The Star Wars Experience

Star Wars games are special and folks always have high expectations for them. So when they don’t meet those expectations, it can be very frustrating for many people. (It’s not all that different than how it goes with the movies, really.) I have always loved Star Wars games because they give me the opportunity to immerse myself into the Star Wars universe. The universe is so big and with so many stories to be told and experiences to be had that I find myself always enjoying Star Wars games. A few of my all time favorites are Knights of the Old Republic, Battlefront 2 (the original), Republic Commando, and Shadows of the Empire, which was the first Stat Wars game I played as a child. Naturally, when I learned that DICE, one of my favorite developers, was rebooting the series with the Frostbite engine, I got very excited.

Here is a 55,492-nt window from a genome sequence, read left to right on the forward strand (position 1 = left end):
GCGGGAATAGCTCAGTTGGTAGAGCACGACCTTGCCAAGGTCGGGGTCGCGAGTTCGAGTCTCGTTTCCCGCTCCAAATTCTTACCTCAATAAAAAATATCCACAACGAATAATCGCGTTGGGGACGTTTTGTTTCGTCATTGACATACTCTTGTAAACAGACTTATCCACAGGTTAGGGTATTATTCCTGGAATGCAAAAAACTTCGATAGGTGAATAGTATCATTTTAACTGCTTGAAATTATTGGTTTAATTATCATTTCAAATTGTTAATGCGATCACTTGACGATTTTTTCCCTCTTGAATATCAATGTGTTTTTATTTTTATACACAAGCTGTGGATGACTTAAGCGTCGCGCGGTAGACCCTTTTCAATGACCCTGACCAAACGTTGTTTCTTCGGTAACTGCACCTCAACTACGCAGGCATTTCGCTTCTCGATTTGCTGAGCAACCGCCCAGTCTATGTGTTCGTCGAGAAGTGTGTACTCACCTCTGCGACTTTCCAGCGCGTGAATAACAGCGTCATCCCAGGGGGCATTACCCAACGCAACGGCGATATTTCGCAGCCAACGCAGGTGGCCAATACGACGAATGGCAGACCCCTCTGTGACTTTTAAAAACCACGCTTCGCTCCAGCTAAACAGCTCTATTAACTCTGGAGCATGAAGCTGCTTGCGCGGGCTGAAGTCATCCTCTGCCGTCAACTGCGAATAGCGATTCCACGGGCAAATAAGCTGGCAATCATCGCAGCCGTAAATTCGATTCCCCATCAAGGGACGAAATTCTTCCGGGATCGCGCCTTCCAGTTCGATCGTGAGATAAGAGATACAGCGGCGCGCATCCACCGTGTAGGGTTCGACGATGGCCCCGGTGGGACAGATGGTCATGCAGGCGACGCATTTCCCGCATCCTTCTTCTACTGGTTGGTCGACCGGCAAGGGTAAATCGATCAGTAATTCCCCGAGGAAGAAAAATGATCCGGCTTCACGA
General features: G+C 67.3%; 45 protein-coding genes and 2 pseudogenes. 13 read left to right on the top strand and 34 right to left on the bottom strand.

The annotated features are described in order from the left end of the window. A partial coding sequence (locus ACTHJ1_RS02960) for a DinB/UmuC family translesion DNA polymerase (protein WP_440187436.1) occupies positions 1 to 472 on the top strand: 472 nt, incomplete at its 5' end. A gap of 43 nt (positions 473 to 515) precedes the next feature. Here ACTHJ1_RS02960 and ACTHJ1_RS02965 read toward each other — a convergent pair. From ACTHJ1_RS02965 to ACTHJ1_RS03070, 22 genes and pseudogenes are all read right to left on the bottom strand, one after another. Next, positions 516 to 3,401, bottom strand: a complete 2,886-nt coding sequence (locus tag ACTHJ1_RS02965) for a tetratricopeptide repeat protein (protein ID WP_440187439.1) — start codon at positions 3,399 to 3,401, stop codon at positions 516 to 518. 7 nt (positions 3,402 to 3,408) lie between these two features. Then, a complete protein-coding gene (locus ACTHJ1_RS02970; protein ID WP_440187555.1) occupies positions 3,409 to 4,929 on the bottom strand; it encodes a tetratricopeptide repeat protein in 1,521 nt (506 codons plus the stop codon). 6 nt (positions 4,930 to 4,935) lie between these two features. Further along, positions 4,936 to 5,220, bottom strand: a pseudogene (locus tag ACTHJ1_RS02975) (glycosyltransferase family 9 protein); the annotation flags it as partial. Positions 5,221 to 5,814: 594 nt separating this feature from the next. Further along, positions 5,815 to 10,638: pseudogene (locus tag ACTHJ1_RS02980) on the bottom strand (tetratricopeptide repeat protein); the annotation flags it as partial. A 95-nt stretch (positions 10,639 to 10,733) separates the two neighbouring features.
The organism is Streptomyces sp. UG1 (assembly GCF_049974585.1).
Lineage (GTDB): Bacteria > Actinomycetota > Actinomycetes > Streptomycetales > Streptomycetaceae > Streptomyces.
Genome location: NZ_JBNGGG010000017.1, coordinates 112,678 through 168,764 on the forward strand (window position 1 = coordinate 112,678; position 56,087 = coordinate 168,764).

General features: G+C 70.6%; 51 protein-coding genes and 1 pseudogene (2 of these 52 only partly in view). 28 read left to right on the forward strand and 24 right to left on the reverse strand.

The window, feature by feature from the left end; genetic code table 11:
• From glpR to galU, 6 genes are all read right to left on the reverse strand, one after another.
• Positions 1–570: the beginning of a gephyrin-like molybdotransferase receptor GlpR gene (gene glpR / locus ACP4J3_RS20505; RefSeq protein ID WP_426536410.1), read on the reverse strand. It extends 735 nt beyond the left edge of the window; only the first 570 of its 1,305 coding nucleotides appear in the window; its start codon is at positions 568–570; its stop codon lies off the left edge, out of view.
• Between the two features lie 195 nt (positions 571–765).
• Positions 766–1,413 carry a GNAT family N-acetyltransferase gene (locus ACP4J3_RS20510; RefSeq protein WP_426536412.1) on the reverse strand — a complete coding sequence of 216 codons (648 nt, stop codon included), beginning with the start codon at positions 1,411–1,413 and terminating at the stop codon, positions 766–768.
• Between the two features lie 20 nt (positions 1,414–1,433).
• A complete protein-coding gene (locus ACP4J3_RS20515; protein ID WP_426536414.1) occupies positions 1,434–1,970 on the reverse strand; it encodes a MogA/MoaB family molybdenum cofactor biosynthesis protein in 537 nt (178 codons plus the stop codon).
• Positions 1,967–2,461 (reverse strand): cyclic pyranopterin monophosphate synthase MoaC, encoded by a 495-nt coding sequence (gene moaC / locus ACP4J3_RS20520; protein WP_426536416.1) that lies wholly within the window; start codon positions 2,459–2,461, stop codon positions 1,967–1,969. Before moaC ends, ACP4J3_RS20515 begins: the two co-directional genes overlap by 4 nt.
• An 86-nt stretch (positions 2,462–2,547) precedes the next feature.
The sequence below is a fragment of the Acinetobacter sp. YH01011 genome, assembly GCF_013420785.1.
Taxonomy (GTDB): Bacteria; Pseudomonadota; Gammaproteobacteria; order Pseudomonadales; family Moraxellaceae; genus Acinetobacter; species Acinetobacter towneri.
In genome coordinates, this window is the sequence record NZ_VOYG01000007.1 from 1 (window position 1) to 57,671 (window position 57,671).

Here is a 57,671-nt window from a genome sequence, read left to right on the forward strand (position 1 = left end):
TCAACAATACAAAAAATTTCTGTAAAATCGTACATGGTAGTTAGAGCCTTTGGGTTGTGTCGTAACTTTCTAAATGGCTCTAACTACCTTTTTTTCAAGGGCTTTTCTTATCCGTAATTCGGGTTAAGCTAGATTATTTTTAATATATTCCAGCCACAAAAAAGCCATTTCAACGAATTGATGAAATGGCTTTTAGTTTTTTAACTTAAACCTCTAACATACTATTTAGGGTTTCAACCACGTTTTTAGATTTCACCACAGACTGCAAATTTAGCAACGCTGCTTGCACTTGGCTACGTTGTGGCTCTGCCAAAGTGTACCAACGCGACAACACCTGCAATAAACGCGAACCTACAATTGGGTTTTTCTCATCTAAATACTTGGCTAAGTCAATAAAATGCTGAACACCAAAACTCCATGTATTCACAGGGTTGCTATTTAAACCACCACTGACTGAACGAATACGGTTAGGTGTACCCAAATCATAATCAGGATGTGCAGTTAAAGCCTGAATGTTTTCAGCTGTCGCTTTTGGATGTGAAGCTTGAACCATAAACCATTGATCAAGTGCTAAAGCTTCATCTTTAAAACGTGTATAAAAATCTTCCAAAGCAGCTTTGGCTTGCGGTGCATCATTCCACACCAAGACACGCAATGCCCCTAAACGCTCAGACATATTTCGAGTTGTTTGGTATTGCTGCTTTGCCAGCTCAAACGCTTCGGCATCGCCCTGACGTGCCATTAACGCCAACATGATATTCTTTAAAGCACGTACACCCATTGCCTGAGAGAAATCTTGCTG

It got me excited because I knew this new Battlefront title would give me the greatest experience of fighting in the galactic wars. And sure enough, it did. I was able to play as a stormtrooper or a rebel. I was able to travel to my favorite planets and play as Darth Vader. When I look back at my Battlefront memories, they are filled with fun and an almost sandbox-like freedom to bring your favorite heroes and villains to any battle and have that battle have an unexpected outcome.